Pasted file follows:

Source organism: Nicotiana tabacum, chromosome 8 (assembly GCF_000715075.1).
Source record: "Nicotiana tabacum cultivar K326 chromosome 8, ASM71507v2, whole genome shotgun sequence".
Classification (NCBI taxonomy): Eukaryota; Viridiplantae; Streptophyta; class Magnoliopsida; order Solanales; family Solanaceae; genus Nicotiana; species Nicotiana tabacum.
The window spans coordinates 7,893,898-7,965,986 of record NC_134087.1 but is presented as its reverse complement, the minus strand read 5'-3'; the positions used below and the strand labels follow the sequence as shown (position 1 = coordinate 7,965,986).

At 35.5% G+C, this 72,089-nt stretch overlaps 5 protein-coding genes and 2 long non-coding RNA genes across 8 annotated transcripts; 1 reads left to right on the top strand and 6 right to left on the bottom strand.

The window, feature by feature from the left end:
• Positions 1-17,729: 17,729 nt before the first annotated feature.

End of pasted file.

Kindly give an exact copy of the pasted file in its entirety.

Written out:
Source organism: Nicotiana tabacum, chromosome 8 (assembly GCF_000715075.1).
Source record: "Nicotiana tabacum cultivar K326 chromosome 8, ASM71507v2, whole genome shotgun sequence".
Classification (NCBI taxonomy): Eukaryota; Viridiplantae; Streptophyta; class Magnoliopsida; order Solanales; family Solanaceae; genus Nicotiana; species Nicotiana tabacum.
The window spans coordinates 7,893,898-7,965,986 of record NC_134087.1 but is presented as its reverse complement, the minus strand read 5'-3'; the positions used below and the strand labels follow the sequence as shown (position 1 = coordinate 7,965,986).

At 35.5% G+C, this 72,089-nt stretch overlaps 5 protein-coding genes and 2 long non-coding RNA genes across 8 annotated transcripts; 1 reads left to right on the top strand and 6 right to left on the bottom strand.

The window, feature by feature from the left end:
• Positions 1-17,729: 17,729 nt before the first annotated feature.